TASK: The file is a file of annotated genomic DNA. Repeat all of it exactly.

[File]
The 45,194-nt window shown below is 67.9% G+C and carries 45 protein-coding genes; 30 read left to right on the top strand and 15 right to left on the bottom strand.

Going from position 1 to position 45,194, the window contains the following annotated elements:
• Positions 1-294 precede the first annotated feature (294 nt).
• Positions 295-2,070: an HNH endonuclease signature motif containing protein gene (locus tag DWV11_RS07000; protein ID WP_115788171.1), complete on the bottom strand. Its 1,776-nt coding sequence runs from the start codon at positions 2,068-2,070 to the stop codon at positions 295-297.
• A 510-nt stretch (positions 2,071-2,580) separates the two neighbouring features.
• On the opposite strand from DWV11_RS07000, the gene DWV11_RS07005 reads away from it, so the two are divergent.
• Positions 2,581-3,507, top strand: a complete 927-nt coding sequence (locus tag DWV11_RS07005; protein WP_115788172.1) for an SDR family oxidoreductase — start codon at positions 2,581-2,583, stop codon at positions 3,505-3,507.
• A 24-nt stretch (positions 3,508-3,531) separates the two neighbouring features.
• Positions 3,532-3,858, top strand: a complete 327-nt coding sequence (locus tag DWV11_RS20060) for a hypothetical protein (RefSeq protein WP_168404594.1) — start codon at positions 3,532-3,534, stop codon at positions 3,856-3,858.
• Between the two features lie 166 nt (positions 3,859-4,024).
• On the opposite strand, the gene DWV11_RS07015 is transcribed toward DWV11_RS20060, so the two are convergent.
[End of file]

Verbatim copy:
The 45,194-nt window shown below is 67.9% G+C and carries 45 protein-coding genes; 30 read left to right on the top strand and 15 right to left on the bottom strand.

Going from position 1 to position 45,194, the window contains the following annotated elements:
• Positions 1-294 precede the first annotated feature (294 nt).
• Positions 295-2,070: an HNH endonuclease signature motif containing protein gene (locus tag DWV11_RS07000; protein ID WP_115788171.1), complete on the bottom strand. Its 1,776-nt coding sequence runs from the start codon at positions 2,068-2,070 to the stop codon at positions 295-297.
• A 510-nt stretch (positions 2,071-2,580) separates the two neighbouring features.
• On the opposite strand from DWV11_RS07000, the gene DWV11_RS07005 reads away from it, so the two are divergent.
• Positions 2,581-3,507, top strand: a complete 927-nt coding sequence (locus tag DWV11_RS07005; protein WP_115788172.1) for an SDR family oxidoreductase — start codon at positions 2,581-2,583, stop codon at positions 3,505-3,507.
• A 24-nt stretch (positions 3,508-3,531) separates the two neighbouring features.
• Positions 3,532-3,858, top strand: a complete 327-nt coding sequence (locus tag DWV11_RS20060) for a hypothetical protein (RefSeq protein WP_168404594.1) — start codon at positions 3,532-3,534, stop codon at positions 3,856-3,858.
• Between the two features lie 166 nt (positions 3,859-4,024).
• On the opposite strand, the gene DWV11_RS07015 is transcribed toward DWV11_RS20060, so the two are convergent.